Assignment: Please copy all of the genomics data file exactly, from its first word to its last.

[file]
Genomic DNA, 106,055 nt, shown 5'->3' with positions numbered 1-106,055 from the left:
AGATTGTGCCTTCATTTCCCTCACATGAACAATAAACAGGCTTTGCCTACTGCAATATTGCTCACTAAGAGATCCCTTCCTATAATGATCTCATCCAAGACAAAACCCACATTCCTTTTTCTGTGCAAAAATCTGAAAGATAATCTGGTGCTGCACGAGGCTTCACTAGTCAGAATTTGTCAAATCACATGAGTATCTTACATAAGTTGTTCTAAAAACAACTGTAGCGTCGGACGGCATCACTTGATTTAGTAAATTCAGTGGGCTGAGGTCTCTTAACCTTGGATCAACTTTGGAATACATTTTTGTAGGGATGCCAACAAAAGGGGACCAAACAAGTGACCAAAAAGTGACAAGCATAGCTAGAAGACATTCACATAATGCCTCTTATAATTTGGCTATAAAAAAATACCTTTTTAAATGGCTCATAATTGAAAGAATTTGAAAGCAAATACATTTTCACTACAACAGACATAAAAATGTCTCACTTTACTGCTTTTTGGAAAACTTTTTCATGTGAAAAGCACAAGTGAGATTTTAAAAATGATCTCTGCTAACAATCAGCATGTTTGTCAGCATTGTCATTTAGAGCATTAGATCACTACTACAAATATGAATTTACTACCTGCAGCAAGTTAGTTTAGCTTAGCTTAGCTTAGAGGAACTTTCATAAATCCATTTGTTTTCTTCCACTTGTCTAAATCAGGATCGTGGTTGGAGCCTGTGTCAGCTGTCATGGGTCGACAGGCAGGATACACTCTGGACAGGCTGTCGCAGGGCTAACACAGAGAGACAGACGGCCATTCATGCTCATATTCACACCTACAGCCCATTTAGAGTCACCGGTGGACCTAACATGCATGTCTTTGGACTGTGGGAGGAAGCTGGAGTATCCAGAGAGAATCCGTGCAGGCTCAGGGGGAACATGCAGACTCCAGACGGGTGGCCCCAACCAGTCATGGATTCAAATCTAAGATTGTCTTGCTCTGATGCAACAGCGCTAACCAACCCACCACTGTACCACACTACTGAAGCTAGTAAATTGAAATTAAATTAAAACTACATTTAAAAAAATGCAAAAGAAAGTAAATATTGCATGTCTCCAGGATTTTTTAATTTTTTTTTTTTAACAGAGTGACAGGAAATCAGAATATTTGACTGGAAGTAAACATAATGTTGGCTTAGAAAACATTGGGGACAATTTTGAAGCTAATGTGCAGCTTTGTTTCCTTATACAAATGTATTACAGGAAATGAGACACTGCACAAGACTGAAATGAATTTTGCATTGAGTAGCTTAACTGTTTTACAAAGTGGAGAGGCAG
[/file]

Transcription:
Genomic DNA, 106,055 nt, shown 5'->3' with positions numbered 1-106,055 from the left:
AGATTGTGCCTTCATTTCCCTCACATGAACAATAAACAGGCTTTGCCTACTGCAATATTGCTCACTAAGAGATCCCTTCCTATAATGATCTCATCCAAGACAAAACCCACATTCCTTTTTCTGTGCAAAAATCTGAAAGATAATCTGGTGCTGCACGAGGCTTCACTAGTCAGAATTTGTCAAATCACATGAGTATCTTACATAAGTTGTTCTAAAAACAACTGTAGCGTCGGACGGCATCACTTGATTTAGTAAATTCAGTGGGCTGAGGTCTCTTAACCTTGGATCAACTTTGGAATACATTTTTGTAGGGATGCCAACAAAAGGGGACCAAACAAGTGACCAAAAAGTGACAAGCATAGCTAGAAGACATTCACATAATGCCTCTTATAATTTGGCTATAAAAAAATACCTTTTTAAATGGCTCATAATTGAAAGAATTTGAAAGCAAATACATTTTCACTACAACAGACATAAAAATGTCTCACTTTACTGCTTTTTGGAAAACTTTTTCATGTGAAAAGCACAAGTGAGATTTTAAAAATGATCTCTGCTAACAATCAGCATGTTTGTCAGCATTGTCATTTAGAGCATTAGATCACTACTACAAATATGAATTTACTACCTGCAGCAAGTTAGTTTAGCTTAGCTTAGCTTAGAGGAACTTTCATAAATCCATTTGTTTTCTTCCACTTGTCTAAATCAGGATCGTGGTTGGAGCCTGTGTCAGCTGTCATGGGTCGACAGGCAGGATACACTCTGGACAGGCTGTCGCAGGGCTAACACAGAGAGACAGACGGCCATTCATGCTCATATTCACACCTACAGCCCATTTAGAGTCACCGGTGGACCTAACATGCATGTCTTTGGACTGTGGGAGGAAGCTGGAGTATCCAGAGAGAATCCGTGCAGGCTCAGGGGGAACATGCAGACTCCAGACGGGTGGCCCCAACCAGTCATGGATTCAAATCTAAGATTGTCTTGCTCTGATGCAACAGCGCTAACCAACCCACCACTGTACCACACTACTGAAGCTAGTAAATTGAAATTAAATTAAAACTACATTTAAAAAAATGCAAAAGAAAGTAAATATTGCATGTCTCCAGGATTTTTTAATTTTTTTTTTTTAACAGAGTGACAGGAAATCAGAATATTTGACTGGAAGTAAACATAATGTTGGCTTAGAAAACATTGGGGACAATTTTGAAGCTAATGTGCAGCTTTGTTTCCTTATACAAATGTATTACAGGAAATGAGACACTGCACAAGACTGAAATGAATTTTGCATTGAGTAGCTTAACTGTTTTACAAAGTGGAGAGGCAG